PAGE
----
Mating is a natural phenomenon occurring in every form of life. It is one of the basic biological urges known to mankind, and even to all the fauna. For the royalty of Masai Mara and every other jungle in the world, this goes on for about four days in every cycle of 2 years or so.
The typical behavior of lions when they are mating is to separate themselves from their pride, in order to focus on the act of mating. During this act they copulate every 10-15 minutes and repeat it as often as physically possible for the male. Furthermore, if the lioness continues to be in heat, she freely courts the other males in the pride. The pair usually goes hungry during their mating ritual, thereby showing that their main objective is to concentrate primarily and solely on the act of satisfying their needs, and they stay hungry until an opportunity presents itself in the form of some unwary victim.
On this particular day when our group was out for the days’ safari, we had a unique opportunity of being an audience to the psychology of the wild; to understand how the need to copulate is so innate and primal even in the wildlife.An overcast evening complete with mild showers saw a lion pair enjoying a royal time—a King on a day out with his Queen. After watching the lions copulate for a few rounds, the group was fascinated at observing how full of energy and vigour the pair still had.Something that was much more interesting to notice, however, was howeven while they were still in the midst of this act, the lioness did not miss a beat in sensing an impala fawn’s presence a small distance away in the grasslands from where they were.It was indeed marvelous how nobody in the group, or even the poor fawn itself had realized the predator preparing itself for the kill. The lioness was ever so steady as she quietly stalked closer to her prey—with her eyes and head locked in on the impala fawn. Such skilled was her approach that the poor fawn was completely unaware of her presence until the last minute, and as soon as she was in striking distance, she went in for the kill—much like a bullet going off from a barrel!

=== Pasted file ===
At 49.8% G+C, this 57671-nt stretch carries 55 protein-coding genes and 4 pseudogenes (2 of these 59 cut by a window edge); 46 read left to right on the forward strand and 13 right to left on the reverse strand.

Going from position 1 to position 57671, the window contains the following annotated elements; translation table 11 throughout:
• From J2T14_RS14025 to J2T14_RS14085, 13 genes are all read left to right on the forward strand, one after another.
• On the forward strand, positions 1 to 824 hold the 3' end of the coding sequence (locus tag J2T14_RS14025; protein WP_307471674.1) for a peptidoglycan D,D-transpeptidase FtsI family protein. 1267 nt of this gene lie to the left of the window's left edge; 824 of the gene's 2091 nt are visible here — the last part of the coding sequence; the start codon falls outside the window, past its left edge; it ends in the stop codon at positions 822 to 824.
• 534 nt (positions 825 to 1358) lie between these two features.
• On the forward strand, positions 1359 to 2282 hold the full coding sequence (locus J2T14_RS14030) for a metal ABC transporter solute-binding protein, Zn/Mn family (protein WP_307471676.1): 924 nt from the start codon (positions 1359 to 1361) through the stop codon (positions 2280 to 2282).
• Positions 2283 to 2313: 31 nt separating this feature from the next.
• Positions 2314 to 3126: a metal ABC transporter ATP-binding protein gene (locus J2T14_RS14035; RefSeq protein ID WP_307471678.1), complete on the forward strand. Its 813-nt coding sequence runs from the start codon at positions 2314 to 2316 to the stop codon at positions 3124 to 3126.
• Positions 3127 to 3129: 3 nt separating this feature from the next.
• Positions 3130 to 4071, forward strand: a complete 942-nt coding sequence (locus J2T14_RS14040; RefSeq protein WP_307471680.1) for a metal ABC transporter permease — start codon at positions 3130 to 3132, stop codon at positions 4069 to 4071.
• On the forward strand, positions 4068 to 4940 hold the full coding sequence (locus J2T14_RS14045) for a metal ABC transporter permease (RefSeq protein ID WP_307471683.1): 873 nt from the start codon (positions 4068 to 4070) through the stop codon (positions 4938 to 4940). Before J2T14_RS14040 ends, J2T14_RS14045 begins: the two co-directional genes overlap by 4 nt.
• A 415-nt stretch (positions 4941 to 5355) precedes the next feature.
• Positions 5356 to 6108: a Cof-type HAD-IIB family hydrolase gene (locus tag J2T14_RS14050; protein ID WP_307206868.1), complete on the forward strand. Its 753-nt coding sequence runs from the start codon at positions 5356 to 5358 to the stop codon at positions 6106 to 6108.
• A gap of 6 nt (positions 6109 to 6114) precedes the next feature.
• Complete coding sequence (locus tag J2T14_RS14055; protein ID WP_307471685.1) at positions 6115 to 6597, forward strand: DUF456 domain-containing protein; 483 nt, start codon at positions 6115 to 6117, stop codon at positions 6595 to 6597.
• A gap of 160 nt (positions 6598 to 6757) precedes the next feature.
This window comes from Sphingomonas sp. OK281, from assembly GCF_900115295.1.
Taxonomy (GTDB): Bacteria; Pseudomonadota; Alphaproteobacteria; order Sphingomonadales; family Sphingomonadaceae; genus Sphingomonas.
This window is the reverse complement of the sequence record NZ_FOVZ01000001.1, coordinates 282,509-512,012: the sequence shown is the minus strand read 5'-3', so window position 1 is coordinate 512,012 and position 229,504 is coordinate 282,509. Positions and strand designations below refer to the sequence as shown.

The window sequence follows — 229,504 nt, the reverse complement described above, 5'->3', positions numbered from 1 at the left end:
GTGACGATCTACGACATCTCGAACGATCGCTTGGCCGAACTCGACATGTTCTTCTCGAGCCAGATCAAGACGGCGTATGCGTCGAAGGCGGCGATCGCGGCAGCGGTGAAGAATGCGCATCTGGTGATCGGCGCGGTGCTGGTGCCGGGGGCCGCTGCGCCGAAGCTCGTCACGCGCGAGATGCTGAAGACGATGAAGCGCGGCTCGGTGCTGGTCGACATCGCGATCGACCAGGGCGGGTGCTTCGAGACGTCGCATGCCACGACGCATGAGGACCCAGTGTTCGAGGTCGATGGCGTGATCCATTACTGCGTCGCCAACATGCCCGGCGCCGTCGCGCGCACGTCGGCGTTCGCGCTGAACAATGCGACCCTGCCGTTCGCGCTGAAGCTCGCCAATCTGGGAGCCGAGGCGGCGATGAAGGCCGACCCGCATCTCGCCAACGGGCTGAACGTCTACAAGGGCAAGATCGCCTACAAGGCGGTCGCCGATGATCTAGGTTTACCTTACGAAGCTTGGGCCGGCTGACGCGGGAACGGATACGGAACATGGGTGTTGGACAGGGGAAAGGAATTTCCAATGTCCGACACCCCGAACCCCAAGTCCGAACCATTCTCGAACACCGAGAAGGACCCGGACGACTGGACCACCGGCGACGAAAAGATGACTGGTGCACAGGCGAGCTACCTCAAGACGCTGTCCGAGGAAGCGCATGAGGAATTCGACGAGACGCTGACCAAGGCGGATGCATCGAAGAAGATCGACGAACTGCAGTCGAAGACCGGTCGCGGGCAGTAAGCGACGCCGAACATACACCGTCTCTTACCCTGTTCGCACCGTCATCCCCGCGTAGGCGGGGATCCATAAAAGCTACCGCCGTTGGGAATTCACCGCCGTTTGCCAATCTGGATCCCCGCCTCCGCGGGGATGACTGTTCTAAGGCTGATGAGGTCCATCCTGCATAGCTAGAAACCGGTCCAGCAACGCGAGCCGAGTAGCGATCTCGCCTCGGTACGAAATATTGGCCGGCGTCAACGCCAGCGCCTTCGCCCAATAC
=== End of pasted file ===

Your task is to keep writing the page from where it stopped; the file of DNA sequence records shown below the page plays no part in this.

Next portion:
It wasn’t a long chase, however,because as the lioness got closer to the escaping fawn with every step, the fear of death in the eyes of the fawn was very transparent and visible to be missed by any spectators to this hunt. It was obvious that the generations of evolutionary perfection in hunting skills, muscular and balanced structure and impeccable speed of the lioness left no chance of escape for the small and weak fawn.
In a pride of lions it is mostly the lioness that goes out for a hunt and completes every kill with perfection. But in spite the lionesses’ hard work, it is the lion that getsthe first share of every meal. Traditionally following this implied protocol, the lioness was first supposed to present the meal to the lion so that he could satiate his hunger first and leave the lionesses with just the remains, but today seemed to be a slight violation of this. The lion, obviously still fixated on satisfying his primal urge was not interested in taking a bite of his fresh meal. This time the king let his queen lead the way. While the lioness was teasing her partner by beckoning him to her by whipping her tail, she was actually trying to show the king that she was in-charge in that situation, and whenever the male came close, she’d run away; egging him on to follow her. But, the saddest or the most spine-chilling part of whole scene for the group was noticing how the lioness hadn’t really killed the impala fawn. She had just clenched her teeth around its neck, and this obviously was causing tremendous agonizing pain and distressto the fawn as it was making him emanate high pitched squeals whenever the lioness made any movement.
However, with the kill clenched in her mouth that had the possibility of feeding her empty stomach, her priority was still intact. And so was the lion’s—they were here to mate. The male had made it clear that he didn’t even want to eat any food. Soon after, the lioness put the partly killed fawn aside and lay down, inviting the male to mate with her, and accepting her invitation he finally moved towards her—this is the conventional way in which the female invites a male lion to mate.
After copulating for one more time, the lioness then decided to enjoy her meal. While we were all anticipating and waiting for when the lion would turn aggressive and go on the offensive and grab a bite, to all our surprise, he simply sat just beside her and watched her devour the fawn with a great big appetite.
That day we understood that even evolutionarily advanced species such as lions that are so intelligent, tactful and organized, are still so deeply driven by their biological urges. At the end of the day we could safely say that it was truly a great spectacle that we were gifted to witness in the African savannas. It was indeed interesting for each and every one of us to learn just a bit more about the ways of life—about something that is so personal to every human and animal alike.